The Rise of the Social Search Engine?
Ever heard of “social search engines”? They’re sort of a cross between Google, Twitter and Facebook. Social search engines aim to connect people with questions to people who can answer those questions. By contrast, regular Web searches take questions, break them into keywords, and then find Web sites that have the most relevance to these keywords.
According to the NYT Bits Blog the “idea has gained momentum with the increased use of Twitter and Facebook, where people rely on their networks for information, blasting queries to their social networks and, if their networks are good enough, getting useful, personalized responses.” Companies like Aardvark and Mahalo are trying to create better tools for people with questions to connect to people with answers. Some think social search has the potential to go beyond Google and fundamentally change the way people use the Internet.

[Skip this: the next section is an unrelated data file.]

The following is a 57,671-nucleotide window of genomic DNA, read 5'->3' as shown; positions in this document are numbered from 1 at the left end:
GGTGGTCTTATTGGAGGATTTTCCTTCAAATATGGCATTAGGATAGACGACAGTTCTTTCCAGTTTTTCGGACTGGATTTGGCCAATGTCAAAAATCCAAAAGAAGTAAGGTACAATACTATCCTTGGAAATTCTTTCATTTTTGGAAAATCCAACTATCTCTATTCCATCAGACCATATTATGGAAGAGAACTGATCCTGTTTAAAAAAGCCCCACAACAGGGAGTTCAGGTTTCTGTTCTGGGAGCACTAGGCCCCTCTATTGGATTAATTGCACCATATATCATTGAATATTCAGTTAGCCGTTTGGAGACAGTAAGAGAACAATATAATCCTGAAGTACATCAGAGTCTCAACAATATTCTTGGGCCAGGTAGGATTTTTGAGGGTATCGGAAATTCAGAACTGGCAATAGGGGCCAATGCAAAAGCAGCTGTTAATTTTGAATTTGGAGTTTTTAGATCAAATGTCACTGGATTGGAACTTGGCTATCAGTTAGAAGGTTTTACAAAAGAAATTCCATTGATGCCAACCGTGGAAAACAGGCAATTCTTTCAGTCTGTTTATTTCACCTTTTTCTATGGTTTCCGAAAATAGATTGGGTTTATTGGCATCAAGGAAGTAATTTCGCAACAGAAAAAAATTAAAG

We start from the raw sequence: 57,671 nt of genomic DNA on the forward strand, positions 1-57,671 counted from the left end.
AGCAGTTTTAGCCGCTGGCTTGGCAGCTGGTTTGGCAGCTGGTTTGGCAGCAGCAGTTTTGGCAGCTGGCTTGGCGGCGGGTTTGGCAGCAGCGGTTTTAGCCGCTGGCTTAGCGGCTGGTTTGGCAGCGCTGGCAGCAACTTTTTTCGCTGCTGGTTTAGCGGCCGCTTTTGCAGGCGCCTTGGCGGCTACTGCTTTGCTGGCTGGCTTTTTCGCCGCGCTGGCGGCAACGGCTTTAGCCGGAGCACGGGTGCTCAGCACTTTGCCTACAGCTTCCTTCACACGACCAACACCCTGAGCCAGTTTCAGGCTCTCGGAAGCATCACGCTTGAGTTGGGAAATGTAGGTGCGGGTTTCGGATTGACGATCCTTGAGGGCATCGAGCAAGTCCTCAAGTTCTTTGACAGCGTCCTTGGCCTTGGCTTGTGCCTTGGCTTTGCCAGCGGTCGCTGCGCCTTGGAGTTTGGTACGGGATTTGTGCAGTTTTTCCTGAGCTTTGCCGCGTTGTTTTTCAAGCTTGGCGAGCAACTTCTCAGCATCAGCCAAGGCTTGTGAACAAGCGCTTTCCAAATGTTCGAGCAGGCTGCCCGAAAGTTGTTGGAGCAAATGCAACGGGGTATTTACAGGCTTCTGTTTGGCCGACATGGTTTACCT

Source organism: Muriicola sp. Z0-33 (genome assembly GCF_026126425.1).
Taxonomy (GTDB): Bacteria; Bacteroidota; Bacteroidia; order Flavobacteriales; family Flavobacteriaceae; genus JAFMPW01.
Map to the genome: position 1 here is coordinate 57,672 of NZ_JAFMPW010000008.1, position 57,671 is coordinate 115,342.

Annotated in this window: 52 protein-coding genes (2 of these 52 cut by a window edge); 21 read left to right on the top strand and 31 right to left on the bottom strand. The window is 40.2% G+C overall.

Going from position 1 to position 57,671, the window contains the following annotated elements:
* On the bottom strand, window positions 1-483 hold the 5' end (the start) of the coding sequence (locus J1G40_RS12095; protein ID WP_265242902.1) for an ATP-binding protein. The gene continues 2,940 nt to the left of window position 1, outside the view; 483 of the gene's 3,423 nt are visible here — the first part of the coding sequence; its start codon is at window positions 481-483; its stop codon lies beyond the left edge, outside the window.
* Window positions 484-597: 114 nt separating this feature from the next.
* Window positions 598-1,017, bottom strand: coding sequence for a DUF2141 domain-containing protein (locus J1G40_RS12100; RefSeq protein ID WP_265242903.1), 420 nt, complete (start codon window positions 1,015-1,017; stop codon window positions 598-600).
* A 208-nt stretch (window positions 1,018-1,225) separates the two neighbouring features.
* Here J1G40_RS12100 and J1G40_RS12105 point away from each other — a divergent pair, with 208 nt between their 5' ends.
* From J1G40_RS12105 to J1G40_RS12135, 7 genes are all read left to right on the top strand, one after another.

Rather than trying to replace traditional search engines, the folks working on social search tools believe “there is a large class of subjective questions — especially longer, contextualized requests for recommendations or advice — which are better served by social search than by web search.”
It’s far from clear how social searches might be useful for grassroots organizing. But then again we’ve always valued community knowledge over “expert” opinion, and we “crowdsource” every day as we knock on doors and organize community meetings…